Special Report

Every Dog to Win Top Prize at Westminster Since 1970

Each year, thousands of dogs (and their owners) gather in New York City for the chance to strut their stuff and earn the title of best in show at the Westminster Kennel Club Dog Show — one of the most prestigious awards in the world for show dogs.

Dog shows exist to evaluate a dog’s potential to contribute to its breed, so the Westminster Kennel Club judges against a “written standard describing the ideal dog” of its kind. The entrant that comes the closest to that standard is declared the winner.

Dogs that win best in breed then move onto group competitions, where they compete against other winners from seven groups — sporting, hound, working, terrier, toy, non-sporting, and herding. The seven contestants that win best in group are then eligible for the top prize of best in show.

Show dogs tend to have elaborate, flowery names like “Afterall Painting The Sky” or “Whisperwind On A Carousel,” but these are often shortened to common, shorter names like “Sky” or “Peter.”
Celebrating previous winners and dogs in general, 24/7 Tempo reviewed the Westminster Kennel Club’s website to find every Westminster best in show winner since 1970.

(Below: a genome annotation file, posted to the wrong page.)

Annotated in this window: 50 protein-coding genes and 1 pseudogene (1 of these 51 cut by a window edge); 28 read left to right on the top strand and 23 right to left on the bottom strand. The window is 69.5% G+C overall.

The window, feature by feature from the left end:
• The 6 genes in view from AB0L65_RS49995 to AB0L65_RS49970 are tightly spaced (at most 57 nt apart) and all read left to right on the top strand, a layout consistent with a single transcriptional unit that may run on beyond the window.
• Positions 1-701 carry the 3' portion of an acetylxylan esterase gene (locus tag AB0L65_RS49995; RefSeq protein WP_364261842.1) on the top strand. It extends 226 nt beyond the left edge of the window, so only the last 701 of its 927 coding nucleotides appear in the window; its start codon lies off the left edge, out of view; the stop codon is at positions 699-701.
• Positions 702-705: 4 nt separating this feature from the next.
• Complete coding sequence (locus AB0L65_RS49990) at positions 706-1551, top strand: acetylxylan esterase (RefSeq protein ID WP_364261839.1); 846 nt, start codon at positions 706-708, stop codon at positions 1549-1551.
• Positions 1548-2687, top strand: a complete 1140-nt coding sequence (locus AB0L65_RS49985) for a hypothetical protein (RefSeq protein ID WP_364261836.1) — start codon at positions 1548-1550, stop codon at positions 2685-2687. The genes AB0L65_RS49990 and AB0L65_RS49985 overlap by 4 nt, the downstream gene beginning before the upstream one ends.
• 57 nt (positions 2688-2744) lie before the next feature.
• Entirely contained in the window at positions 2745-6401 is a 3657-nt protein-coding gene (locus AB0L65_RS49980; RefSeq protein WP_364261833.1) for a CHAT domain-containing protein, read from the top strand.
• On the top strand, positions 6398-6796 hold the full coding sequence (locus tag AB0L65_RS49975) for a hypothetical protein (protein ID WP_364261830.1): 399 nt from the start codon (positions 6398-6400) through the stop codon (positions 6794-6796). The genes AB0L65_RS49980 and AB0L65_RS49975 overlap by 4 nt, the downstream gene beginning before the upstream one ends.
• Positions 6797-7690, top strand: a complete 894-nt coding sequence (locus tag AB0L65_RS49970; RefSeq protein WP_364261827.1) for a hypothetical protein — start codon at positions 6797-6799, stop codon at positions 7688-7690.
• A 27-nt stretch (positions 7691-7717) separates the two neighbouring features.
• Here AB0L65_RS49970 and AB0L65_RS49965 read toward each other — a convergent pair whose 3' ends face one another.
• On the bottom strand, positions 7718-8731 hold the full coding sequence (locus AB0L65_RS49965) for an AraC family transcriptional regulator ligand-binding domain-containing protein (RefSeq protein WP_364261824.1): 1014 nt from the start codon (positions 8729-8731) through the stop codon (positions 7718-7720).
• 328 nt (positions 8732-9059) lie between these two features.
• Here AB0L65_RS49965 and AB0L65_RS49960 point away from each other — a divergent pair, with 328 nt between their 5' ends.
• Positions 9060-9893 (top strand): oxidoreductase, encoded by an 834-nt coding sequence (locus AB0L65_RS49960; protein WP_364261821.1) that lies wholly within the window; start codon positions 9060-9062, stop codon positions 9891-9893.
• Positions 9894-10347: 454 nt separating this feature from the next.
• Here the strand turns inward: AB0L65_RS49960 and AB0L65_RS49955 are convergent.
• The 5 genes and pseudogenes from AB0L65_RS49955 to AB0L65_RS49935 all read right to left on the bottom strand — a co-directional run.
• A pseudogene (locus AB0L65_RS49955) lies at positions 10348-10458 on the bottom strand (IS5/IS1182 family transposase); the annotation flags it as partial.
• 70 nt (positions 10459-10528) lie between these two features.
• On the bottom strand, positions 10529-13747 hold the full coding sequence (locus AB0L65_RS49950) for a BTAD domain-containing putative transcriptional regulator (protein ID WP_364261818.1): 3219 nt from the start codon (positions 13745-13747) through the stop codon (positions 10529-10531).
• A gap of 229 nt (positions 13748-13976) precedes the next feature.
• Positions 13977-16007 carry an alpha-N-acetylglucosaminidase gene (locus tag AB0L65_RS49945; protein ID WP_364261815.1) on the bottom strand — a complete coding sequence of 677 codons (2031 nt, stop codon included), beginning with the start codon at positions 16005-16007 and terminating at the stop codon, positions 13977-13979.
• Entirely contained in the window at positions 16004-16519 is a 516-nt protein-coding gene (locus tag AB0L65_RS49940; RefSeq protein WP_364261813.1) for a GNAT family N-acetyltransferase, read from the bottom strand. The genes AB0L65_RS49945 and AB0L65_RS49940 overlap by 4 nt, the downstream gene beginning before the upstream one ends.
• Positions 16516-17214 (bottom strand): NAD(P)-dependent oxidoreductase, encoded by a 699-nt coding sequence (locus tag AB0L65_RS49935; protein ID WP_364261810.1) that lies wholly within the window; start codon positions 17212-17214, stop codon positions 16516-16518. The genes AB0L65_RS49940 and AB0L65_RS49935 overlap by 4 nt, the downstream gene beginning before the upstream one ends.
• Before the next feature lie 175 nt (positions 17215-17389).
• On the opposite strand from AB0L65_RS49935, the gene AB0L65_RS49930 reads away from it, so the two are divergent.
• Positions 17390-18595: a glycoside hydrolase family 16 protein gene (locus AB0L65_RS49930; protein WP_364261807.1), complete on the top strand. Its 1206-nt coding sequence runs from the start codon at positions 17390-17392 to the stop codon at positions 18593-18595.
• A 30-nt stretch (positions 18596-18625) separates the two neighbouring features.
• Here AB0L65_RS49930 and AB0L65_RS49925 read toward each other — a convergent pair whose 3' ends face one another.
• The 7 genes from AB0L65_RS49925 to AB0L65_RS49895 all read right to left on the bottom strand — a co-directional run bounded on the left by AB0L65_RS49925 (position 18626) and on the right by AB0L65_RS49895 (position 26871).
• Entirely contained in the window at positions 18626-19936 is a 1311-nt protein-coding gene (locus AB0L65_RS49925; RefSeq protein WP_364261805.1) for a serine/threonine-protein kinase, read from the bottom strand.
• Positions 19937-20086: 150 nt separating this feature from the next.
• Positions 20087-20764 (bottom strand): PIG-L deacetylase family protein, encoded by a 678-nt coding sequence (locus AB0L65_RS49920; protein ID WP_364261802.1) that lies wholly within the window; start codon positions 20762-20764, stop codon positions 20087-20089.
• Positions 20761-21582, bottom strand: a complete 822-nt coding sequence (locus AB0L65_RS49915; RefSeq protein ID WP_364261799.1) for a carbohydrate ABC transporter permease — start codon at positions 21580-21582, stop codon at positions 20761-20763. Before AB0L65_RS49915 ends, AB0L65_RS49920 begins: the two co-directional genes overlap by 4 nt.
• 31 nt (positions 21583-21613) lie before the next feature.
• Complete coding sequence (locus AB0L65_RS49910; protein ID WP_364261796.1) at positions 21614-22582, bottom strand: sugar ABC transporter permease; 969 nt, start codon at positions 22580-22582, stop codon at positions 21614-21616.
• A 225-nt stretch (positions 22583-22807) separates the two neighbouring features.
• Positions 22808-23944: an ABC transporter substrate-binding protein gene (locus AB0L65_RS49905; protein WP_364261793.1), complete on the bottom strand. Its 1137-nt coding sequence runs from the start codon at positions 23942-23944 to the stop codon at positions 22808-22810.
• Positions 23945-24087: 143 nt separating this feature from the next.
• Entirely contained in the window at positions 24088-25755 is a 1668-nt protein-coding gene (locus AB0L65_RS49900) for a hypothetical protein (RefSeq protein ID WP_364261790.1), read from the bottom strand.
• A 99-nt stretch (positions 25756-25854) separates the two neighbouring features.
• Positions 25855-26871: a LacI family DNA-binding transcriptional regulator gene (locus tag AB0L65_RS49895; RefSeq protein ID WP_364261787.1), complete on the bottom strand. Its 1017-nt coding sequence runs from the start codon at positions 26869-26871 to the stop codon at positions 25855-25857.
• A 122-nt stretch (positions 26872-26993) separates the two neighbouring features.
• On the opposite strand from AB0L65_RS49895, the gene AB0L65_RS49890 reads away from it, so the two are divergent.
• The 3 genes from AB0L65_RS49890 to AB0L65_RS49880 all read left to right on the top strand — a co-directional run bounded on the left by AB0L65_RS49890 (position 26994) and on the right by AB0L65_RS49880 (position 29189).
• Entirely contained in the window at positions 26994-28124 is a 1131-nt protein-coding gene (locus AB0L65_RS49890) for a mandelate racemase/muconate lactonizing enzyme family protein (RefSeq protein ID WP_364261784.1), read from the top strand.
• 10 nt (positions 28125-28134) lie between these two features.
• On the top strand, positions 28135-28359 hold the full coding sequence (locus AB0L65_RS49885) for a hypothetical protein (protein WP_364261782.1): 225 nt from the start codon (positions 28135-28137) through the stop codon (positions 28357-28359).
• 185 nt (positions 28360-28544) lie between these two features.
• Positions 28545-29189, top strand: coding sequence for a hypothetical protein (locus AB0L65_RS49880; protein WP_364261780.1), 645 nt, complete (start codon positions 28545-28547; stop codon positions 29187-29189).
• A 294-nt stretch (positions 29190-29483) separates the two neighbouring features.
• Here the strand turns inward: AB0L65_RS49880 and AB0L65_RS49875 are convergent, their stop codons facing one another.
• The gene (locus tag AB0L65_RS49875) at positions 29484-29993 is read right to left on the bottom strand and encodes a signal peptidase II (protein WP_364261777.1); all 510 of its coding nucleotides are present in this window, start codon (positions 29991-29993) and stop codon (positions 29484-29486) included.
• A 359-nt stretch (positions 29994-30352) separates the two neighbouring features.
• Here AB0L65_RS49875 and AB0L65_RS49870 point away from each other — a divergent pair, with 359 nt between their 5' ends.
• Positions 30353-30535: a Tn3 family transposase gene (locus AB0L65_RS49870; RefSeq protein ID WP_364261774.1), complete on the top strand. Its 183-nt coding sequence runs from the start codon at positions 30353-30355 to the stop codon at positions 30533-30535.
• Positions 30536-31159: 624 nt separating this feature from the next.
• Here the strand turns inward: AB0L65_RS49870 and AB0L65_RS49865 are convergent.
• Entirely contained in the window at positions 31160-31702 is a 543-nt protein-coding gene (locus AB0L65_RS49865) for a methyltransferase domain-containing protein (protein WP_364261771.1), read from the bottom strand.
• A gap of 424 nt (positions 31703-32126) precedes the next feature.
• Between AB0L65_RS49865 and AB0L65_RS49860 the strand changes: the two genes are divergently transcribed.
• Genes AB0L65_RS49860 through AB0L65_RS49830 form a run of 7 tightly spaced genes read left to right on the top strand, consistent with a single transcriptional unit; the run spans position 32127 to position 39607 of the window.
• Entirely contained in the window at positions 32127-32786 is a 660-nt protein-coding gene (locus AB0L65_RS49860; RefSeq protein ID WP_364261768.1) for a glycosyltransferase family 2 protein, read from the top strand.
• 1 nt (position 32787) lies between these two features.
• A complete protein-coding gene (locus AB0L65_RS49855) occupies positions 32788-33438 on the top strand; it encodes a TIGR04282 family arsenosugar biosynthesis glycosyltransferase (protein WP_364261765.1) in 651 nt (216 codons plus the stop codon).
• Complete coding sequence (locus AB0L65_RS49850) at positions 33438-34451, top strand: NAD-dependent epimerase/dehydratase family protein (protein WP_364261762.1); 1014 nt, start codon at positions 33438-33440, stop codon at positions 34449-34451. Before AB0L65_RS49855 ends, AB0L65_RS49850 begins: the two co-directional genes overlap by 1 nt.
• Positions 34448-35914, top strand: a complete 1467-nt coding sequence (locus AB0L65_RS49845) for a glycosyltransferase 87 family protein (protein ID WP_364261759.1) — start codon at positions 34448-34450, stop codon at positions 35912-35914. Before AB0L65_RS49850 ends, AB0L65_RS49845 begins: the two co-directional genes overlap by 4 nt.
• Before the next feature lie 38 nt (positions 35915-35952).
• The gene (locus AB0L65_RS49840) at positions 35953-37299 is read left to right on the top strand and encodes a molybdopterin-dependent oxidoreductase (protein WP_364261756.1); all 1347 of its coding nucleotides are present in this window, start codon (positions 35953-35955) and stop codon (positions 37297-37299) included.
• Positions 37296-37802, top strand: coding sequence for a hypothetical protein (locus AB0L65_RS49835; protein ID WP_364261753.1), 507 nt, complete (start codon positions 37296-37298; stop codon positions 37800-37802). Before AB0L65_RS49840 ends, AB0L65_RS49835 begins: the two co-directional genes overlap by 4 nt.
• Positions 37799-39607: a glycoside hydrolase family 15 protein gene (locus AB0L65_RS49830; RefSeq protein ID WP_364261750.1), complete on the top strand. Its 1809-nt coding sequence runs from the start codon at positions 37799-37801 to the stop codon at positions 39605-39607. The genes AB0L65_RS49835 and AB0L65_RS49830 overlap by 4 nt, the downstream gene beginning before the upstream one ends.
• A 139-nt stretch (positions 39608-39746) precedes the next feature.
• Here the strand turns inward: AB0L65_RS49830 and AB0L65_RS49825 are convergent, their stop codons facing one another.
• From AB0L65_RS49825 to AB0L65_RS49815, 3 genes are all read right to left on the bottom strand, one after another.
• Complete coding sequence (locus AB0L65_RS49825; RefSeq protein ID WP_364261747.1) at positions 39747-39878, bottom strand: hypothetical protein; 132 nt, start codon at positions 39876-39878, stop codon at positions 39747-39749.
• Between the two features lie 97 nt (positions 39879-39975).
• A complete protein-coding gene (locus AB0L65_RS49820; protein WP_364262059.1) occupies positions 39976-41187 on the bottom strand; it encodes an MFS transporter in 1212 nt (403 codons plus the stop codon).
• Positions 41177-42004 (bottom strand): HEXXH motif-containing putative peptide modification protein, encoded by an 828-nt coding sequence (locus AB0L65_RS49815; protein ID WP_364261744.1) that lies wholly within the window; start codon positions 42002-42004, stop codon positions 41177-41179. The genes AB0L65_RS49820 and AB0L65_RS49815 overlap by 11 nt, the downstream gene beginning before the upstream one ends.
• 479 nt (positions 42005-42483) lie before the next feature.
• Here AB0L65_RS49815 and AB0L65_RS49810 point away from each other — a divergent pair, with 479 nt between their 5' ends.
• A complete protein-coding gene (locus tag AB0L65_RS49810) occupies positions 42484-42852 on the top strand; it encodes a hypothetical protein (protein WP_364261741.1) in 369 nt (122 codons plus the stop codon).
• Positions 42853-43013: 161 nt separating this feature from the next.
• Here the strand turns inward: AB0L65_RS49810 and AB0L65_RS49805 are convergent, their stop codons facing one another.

In the show’s history, 48 different breeds have taken home the top prize, though certain types seem more likely to be selected. Judges tend to select terriers as the best in show — these diminutive dogs have won best in show 47 of a possible 112 shows. These smaller dogs may be popular on the awards circuit, but they are not favored by the average American dog owner. These are America’s most popular dog breeds.

Many dog owners prefer purebreds because they have a specific size, skillset, and disposition for owners to expect, while mutts can be something of a toss-up. However, they do come with drawbacks as well. Some breeds have specific health issues that are passed down through generations. These are the shortest and longest living dog breeds.

Click here to see every Westminster dog show winner in the last 50 years.